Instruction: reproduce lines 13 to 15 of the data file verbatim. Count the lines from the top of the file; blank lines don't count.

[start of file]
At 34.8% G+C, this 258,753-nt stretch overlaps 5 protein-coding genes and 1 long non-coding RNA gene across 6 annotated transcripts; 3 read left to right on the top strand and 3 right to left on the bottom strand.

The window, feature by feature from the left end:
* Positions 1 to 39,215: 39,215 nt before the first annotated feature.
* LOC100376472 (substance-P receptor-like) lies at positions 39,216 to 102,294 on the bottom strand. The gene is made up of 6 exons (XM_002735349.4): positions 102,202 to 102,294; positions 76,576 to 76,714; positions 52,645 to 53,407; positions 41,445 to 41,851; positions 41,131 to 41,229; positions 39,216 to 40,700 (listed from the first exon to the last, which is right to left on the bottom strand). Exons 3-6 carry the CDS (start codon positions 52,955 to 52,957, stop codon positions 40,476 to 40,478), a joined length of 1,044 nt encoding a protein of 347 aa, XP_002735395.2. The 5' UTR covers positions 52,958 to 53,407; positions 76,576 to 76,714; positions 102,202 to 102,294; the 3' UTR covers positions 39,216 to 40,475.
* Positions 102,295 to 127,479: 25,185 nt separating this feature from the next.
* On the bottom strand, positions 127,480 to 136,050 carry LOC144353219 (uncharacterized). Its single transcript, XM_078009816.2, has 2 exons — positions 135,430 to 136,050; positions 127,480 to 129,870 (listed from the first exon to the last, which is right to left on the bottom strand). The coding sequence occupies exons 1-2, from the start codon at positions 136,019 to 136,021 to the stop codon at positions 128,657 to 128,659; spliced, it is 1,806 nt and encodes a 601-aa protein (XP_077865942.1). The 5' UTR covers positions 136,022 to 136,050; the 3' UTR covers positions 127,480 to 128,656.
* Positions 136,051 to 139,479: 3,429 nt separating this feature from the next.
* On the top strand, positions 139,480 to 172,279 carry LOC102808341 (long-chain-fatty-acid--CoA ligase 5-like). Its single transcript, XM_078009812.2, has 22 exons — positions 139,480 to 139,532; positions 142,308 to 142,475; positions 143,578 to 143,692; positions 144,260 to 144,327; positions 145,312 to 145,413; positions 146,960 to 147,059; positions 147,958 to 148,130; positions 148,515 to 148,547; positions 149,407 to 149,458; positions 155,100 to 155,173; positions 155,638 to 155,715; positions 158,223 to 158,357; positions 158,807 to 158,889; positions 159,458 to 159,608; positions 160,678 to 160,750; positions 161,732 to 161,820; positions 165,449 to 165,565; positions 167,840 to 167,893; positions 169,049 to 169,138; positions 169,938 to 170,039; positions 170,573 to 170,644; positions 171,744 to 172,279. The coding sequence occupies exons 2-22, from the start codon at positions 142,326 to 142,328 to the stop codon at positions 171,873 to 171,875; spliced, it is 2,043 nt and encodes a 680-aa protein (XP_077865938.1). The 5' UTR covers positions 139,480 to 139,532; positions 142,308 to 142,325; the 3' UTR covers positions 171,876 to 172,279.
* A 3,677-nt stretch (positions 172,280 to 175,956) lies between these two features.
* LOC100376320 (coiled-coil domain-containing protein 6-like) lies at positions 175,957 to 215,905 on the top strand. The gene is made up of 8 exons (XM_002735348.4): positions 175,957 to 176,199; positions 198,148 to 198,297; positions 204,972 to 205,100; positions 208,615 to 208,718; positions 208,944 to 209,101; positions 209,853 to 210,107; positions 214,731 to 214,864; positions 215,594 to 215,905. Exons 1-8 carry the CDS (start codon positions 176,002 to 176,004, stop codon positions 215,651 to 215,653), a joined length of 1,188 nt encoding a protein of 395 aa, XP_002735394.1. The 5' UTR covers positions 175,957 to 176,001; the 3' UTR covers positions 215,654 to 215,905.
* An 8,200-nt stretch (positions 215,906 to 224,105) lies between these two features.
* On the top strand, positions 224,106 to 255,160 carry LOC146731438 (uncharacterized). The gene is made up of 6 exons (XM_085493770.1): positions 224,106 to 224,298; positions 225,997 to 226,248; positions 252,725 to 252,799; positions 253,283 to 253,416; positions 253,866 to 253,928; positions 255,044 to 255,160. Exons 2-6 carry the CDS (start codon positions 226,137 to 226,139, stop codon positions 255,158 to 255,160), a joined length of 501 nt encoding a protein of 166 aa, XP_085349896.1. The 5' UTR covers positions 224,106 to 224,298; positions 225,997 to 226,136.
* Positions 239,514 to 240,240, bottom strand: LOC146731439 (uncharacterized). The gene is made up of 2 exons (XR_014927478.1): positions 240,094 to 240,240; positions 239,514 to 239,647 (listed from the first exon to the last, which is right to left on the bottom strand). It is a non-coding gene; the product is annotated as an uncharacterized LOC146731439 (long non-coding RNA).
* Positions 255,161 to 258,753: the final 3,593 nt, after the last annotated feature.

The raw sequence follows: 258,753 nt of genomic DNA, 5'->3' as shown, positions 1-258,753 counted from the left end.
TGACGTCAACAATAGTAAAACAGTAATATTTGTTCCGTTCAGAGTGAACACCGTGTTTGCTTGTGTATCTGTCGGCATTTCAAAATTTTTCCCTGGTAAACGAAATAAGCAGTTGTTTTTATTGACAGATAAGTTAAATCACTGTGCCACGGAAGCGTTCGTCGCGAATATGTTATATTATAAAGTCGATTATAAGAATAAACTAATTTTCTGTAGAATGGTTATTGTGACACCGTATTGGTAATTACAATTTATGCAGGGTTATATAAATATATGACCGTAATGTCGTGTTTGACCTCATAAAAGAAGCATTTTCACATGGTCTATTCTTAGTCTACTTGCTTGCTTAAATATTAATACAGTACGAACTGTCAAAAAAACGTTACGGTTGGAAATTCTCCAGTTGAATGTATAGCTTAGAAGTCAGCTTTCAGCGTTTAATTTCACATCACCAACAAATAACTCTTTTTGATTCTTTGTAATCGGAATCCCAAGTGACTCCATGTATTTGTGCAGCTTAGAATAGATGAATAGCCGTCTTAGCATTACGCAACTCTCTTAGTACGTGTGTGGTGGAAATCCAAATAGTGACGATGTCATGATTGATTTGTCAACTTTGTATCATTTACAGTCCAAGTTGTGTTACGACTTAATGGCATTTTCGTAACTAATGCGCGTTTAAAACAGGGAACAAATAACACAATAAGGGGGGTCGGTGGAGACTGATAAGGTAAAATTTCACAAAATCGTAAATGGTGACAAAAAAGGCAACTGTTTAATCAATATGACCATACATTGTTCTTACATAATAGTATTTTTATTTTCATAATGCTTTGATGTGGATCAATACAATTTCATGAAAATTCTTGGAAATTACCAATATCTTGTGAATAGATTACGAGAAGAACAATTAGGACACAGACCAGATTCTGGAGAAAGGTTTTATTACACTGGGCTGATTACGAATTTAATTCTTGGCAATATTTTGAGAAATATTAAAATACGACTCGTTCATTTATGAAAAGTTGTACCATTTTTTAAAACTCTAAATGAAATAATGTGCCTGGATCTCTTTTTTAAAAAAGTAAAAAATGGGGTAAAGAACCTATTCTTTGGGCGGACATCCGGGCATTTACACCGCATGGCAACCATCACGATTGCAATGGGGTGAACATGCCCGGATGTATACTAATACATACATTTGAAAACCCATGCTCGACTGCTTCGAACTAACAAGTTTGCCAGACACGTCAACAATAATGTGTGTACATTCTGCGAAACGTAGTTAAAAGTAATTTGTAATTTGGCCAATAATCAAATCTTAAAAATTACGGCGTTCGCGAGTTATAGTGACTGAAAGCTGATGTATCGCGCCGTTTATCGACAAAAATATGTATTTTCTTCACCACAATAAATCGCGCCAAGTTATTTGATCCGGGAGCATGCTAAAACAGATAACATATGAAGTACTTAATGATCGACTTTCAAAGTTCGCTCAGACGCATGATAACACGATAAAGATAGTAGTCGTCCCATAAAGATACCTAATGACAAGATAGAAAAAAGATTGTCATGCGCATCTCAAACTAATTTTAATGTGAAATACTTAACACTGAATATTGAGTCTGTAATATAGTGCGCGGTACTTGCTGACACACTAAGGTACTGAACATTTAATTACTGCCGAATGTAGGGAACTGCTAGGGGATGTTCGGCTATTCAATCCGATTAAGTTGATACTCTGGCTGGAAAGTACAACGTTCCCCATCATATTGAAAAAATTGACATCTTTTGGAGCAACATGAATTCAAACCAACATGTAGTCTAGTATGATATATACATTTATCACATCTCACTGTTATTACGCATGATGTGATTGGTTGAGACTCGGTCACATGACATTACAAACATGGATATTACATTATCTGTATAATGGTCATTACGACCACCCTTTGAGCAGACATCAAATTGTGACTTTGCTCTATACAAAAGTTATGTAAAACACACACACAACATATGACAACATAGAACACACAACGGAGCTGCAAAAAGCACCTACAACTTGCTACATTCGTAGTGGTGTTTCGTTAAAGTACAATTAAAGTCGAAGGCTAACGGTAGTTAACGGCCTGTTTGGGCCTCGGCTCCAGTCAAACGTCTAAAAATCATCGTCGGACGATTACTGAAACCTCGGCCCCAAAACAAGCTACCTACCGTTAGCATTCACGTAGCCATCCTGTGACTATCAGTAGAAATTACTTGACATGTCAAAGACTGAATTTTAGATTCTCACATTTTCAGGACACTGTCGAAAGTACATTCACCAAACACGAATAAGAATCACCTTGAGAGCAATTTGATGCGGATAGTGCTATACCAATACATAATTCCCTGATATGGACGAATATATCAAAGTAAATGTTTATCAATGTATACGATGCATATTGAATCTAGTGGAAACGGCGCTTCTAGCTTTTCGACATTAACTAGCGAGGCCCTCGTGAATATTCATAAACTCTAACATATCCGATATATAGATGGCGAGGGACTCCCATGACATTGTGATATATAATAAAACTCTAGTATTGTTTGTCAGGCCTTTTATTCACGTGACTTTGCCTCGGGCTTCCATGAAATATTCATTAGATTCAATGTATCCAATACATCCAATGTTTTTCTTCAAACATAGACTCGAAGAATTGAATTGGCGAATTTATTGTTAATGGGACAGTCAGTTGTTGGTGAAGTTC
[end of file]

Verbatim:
* Positions 239,514 to 240,240, bottom strand: LOC146731439 (uncharacterized). The gene is made up of 2 exons (XR_014927478.1): positions 240,094 to 240,240; positions 239,514 to 239,647 (listed from the first exon to the last, which is right to left on the bottom strand). It is a non-coding gene; the product is annotated as an uncharacterized LOC146731439 (long non-coding RNA).
* Positions 255,161 to 258,753: the final 3,593 nt, after the last annotated feature.

The raw sequence follows: 258,753 nt of genomic DNA, 5'->3' as shown, positions 1-258,753 counted from the left end.